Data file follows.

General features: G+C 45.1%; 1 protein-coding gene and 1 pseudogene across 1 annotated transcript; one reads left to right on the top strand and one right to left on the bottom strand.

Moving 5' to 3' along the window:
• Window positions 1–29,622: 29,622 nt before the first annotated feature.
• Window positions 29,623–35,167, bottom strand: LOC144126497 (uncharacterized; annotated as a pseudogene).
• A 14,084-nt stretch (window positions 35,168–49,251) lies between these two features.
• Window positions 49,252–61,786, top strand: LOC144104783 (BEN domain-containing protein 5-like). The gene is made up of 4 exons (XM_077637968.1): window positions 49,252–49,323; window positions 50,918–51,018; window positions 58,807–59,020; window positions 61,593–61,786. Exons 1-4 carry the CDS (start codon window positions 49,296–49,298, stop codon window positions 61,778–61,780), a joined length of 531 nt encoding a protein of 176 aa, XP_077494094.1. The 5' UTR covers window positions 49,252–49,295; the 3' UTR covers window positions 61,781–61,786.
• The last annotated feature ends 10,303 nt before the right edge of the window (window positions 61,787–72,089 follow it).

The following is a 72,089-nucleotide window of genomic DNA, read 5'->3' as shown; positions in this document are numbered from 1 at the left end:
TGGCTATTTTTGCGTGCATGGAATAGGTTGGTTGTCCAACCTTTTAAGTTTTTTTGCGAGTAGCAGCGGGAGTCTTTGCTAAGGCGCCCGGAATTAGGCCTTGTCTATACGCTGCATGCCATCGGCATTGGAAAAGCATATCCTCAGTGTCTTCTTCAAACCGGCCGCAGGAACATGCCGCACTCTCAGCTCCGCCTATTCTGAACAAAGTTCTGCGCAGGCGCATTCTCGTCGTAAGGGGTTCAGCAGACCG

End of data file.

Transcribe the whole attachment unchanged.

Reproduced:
General features: G+C 45.1%; 1 protein-coding gene and 1 pseudogene across 1 annotated transcript; one reads left to right on the top strand and one right to left on the bottom strand.

Moving 5' to 3' along the window:
• Window positions 1–29,622: 29,622 nt before the first annotated feature.
• Window positions 29,623–35,167, bottom strand: LOC144126497 (uncharacterized; annotated as a pseudogene).
• A 14,084-nt stretch (window positions 35,168–49,251) lies between these two features.
• Window positions 49,252–61,786, top strand: LOC144104783 (BEN domain-containing protein 5-like). The gene is made up of 4 exons (XM_077637968.1): window positions 49,252–49,323; window positions 50,918–51,018; window positions 58,807–59,020; window positions 61,593–61,786. Exons 1-4 carry the CDS (start codon window positions 49,296–49,298, stop codon window positions 61,778–61,780), a joined length of 531 nt encoding a protein of 176 aa, XP_077494094.1. The 5' UTR covers window positions 49,252–49,295; the 3' UTR covers window positions 61,781–61,786.
• The last annotated feature ends 10,303 nt before the right edge of the window (window positions 61,787–72,089 follow it).

The following is a 72,089-nucleotide window of genomic DNA, read 5'->3' as shown; positions in this document are numbered from 1 at the left end:
TGGCTATTTTTGCGTGCATGGAATAGGTTGGTTGTCCAACCTTTTAAGTTTTTTTGCGAGTAGCAGCGGGAGTCTTTGCTAAGGCGCCCGGAATTAGGCCTTGTCTATACGCTGCATGCCATCGGCATTGGAAAAGCATATCCTCAGTGTCTTCTTCAAACCGGCCGCAGGAACATGCCGCACTCTCAGCTCCGCCTATTCTGAACAAAGTTCTGCGCAGGCGCATTCTCGTCGTAAGGGGTTCAGCAGACCG